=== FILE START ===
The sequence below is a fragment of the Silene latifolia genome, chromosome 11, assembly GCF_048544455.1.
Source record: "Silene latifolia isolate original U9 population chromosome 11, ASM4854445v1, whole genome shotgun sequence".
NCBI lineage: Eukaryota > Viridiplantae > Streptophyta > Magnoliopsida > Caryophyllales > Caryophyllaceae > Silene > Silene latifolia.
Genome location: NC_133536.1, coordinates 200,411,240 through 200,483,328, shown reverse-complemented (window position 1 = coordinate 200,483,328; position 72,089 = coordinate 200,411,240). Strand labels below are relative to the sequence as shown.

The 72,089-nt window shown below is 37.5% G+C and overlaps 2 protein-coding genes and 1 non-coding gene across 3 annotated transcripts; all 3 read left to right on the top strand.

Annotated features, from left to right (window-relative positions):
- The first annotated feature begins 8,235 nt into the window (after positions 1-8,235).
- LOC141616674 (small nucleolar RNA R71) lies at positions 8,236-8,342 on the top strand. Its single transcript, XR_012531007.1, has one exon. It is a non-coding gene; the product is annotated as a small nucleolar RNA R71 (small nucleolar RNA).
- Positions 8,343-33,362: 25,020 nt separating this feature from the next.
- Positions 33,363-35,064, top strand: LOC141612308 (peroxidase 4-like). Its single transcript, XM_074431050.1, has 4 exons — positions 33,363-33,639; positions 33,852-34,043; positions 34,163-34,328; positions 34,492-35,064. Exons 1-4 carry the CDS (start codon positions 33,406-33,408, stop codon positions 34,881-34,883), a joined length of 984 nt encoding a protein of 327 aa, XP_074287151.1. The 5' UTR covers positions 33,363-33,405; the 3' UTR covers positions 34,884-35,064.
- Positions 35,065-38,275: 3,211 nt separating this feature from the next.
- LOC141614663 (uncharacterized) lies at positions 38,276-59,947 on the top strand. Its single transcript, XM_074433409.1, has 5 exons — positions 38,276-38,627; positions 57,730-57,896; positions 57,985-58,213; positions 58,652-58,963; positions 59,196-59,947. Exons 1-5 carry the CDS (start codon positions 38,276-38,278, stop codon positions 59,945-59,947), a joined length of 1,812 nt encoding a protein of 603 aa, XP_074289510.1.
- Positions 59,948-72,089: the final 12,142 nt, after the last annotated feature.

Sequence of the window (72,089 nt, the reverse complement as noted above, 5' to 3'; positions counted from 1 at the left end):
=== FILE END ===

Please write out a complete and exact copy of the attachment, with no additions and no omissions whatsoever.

The sequence below is a fragment of the Silene latifolia genome, chromosome 11, assembly GCF_048544455.1.
Source record: "Silene latifolia isolate original U9 population chromosome 11, ASM4854445v1, whole genome shotgun sequence".
NCBI lineage: Eukaryota > Viridiplantae > Streptophyta > Magnoliopsida > Caryophyllales > Caryophyllaceae > Silene > Silene latifolia.
Genome location: NC_133536.1, coordinates 200,411,240 through 200,483,328, shown reverse-complemented (window position 1 = coordinate 200,483,328; position 72,089 = coordinate 200,411,240). Strand labels below are relative to the sequence as shown.

The 72,089-nt window shown below is 37.5% G+C and overlaps 2 protein-coding genes and 1 non-coding gene across 3 annotated transcripts; all 3 read left to right on the top strand.

Annotated features, from left to right (window-relative positions):
- The first annotated feature begins 8,235 nt into the window (after positions 1-8,235).
- LOC141616674 (small nucleolar RNA R71) lies at positions 8,236-8,342 on the top strand. Its single transcript, XR_012531007.1, has one exon. It is a non-coding gene; the product is annotated as a small nucleolar RNA R71 (small nucleolar RNA).
- Positions 8,343-33,362: 25,020 nt separating this feature from the next.
- Positions 33,363-35,064, top strand: LOC141612308 (peroxidase 4-like). Its single transcript, XM_074431050.1, has 4 exons — positions 33,363-33,639; positions 33,852-34,043; positions 34,163-34,328; positions 34,492-35,064. Exons 1-4 carry the CDS (start codon positions 33,406-33,408, stop codon positions 34,881-34,883), a joined length of 984 nt encoding a protein of 327 aa, XP_074287151.1. The 5' UTR covers positions 33,363-33,405; the 3' UTR covers positions 34,884-35,064.
- Positions 35,065-38,275: 3,211 nt separating this feature from the next.
- LOC141614663 (uncharacterized) lies at positions 38,276-59,947 on the top strand. Its single transcript, XM_074433409.1, has 5 exons — positions 38,276-38,627; positions 57,730-57,896; positions 57,985-58,213; positions 58,652-58,963; positions 59,196-59,947. Exons 1-5 carry the CDS (start codon positions 38,276-38,278, stop codon positions 59,945-59,947), a joined length of 1,812 nt encoding a protein of 603 aa, XP_074289510.1.
- Positions 59,948-72,089: the final 12,142 nt, after the last annotated feature.

Sequence of the window (72,089 nt, the reverse complement as noted above, 5' to 3'; positions counted from 1 at the left end):